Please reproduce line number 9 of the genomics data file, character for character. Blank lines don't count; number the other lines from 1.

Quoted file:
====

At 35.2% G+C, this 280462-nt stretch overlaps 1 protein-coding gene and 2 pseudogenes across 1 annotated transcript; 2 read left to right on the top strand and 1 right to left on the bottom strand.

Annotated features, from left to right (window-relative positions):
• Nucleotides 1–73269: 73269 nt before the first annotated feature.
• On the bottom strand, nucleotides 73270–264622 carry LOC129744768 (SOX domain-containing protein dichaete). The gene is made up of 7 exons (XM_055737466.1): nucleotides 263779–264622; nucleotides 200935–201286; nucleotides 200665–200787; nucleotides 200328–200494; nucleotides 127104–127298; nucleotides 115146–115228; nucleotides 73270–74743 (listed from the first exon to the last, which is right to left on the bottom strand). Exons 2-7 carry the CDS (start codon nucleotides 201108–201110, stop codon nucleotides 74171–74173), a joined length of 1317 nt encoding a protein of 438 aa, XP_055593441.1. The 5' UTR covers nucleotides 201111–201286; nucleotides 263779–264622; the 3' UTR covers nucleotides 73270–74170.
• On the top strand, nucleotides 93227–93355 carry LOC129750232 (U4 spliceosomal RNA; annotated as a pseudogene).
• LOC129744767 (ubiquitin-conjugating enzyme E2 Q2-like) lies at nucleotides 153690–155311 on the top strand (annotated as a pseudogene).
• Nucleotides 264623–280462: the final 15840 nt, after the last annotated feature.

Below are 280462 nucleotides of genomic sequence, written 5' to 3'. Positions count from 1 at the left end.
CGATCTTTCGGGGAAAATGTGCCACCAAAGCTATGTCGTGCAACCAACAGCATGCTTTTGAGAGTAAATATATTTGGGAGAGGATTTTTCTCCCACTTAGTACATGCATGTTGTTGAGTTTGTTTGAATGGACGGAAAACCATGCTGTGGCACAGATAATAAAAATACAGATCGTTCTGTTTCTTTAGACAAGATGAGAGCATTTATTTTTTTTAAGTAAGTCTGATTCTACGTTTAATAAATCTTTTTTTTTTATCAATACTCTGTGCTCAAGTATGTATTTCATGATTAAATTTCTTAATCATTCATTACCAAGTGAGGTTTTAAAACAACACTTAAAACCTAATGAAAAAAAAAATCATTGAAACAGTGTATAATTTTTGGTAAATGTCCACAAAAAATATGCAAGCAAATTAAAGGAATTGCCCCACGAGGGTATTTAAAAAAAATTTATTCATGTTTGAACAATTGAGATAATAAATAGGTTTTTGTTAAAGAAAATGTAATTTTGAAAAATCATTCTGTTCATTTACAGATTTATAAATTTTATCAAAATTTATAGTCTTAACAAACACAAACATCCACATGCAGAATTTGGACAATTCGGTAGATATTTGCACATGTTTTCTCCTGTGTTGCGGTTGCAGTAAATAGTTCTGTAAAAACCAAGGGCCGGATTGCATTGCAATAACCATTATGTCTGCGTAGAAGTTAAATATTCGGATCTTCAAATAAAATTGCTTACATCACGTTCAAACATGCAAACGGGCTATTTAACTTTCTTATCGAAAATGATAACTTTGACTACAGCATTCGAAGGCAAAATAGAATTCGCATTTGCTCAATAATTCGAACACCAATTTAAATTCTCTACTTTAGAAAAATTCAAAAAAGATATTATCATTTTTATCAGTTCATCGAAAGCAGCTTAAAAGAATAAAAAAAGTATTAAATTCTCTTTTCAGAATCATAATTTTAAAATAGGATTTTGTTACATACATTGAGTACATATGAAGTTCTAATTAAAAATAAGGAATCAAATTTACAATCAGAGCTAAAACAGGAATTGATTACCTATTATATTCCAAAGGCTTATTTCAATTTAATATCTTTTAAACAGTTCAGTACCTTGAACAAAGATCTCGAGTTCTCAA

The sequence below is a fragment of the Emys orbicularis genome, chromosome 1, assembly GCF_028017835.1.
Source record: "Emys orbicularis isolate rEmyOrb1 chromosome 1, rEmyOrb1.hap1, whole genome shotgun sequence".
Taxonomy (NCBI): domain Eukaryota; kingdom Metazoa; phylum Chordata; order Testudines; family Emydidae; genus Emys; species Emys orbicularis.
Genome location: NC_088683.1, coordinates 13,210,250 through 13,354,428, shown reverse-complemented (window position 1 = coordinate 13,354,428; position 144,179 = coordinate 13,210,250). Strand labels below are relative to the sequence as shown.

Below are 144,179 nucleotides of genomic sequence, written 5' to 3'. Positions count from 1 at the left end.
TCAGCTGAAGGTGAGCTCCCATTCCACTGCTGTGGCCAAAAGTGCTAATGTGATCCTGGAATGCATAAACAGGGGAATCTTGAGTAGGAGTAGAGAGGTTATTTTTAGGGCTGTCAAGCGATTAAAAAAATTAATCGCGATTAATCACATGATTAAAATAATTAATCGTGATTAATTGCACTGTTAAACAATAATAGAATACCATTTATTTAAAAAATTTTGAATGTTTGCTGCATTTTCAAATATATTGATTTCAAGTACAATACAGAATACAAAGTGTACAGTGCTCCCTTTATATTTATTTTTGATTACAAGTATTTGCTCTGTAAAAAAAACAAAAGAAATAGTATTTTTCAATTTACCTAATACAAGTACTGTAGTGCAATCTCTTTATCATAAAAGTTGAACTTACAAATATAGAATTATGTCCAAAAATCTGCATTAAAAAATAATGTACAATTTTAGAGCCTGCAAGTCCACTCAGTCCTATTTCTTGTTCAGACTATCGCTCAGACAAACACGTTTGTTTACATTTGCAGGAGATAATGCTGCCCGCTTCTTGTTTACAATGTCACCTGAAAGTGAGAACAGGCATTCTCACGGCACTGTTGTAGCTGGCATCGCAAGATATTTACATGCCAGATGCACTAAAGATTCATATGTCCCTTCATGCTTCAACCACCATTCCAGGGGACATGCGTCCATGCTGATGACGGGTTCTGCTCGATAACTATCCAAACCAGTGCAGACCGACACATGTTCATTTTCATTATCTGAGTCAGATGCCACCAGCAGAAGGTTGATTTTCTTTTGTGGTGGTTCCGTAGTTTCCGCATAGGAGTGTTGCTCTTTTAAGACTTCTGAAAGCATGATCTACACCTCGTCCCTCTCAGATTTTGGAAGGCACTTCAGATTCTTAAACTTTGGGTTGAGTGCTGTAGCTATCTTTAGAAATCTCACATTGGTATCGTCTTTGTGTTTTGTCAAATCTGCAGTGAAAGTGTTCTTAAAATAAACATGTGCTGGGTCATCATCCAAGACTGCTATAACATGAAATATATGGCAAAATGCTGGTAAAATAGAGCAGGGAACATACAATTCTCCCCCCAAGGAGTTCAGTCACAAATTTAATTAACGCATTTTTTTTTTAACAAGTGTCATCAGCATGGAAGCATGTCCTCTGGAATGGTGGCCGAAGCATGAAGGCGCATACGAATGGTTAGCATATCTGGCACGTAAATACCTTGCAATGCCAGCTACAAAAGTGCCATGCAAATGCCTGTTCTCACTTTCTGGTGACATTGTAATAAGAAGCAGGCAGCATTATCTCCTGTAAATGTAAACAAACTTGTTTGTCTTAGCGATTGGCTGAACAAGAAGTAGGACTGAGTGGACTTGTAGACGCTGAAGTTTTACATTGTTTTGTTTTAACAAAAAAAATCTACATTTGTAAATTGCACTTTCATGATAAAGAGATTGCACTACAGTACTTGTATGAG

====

CGATCTTTCGGGGAAAATGTGCCACCAAAGCTATGTCGTGCAACCAACAGCATGCTTTTGAGAGTAAATATATTTGGGAGAGGATTTTTCTCCCACTTAGTACATGCATGTTGTTGAGTTTGTTTGAATGGACGGAAAACCATGCTGTGGCACAGATAATAAAAATACAGATCGTTCTGTTTCTTTAGACAAGATGAGAGCATTTATTTTTTTTAAGTAAGTCTGATTCTACGTTTAATAAATCTTTTTTTTTTATCAATACTCTGTGCTCAAGTATGTATTTCATGATTAAATTTCTTAATCATTCATTACCAAGTGAGGTTTTAAAACAACACTTAAAACCTAATGAAAAAAAAAATCATTGAAACAGTGTATAATTTTTGGTAAATGTCCACAAAAAATATGCAAGCAAATTAAAGGAATTGCCCCACGAGGGTATTTAAAAAAAATTTATTCATGTTTGAACAATTGAGATAATAAATAGGTTTTTGTTAAAGAAAATGTAATTTTGAAAAATCATTCTGTTCATTTACAGATTTATAAATTTTATCAAAATTTATAGTCTTAACAAACACAAACATCCACATGCAGAATTTGGACAATTCGGTAGATATTTGCACATGTTTTCTCCTGTGTTGCGGTTGCAGTAAATAGTTCTGTAAAAACCAAGGGCCGGATTGCATTGCAATAACCATTATGTCTGCGTAGAAGTTAAATATTCGGATCTTCAAATAAAATTGCTTACATCACGTTCAAACATGCAAACGGGCTATTTAACTTTCTTATCGAAAATGATAACTTTGACTACAGCATTCGAAGGCAAAATAGAATTCGCATTTGCTCAATAATTCGAACACCAATTTAAATTCTCTACTTTAGAAAAATTCAAAAAAGATATTATCATTTTTATCAGTTCATCGAAAGCAGCTTAAAAGAATAAAAAAAGTATTAAATTCTCTTTTCAGAATCATAATTTTAAAATAGGATTTTGTTACATACATTGAGTACATATGAAGTTCTAATTAAAAATAAGGAATCAAATTTACAATCAGAGCTAAAACAGGAATTGATTACCTATTATATTCCAAAGGCTTATTTCAATTTAATATCTTTTAAACAGTTCAGTACCTTGAACAAAGATCTCGAGTTCTCAA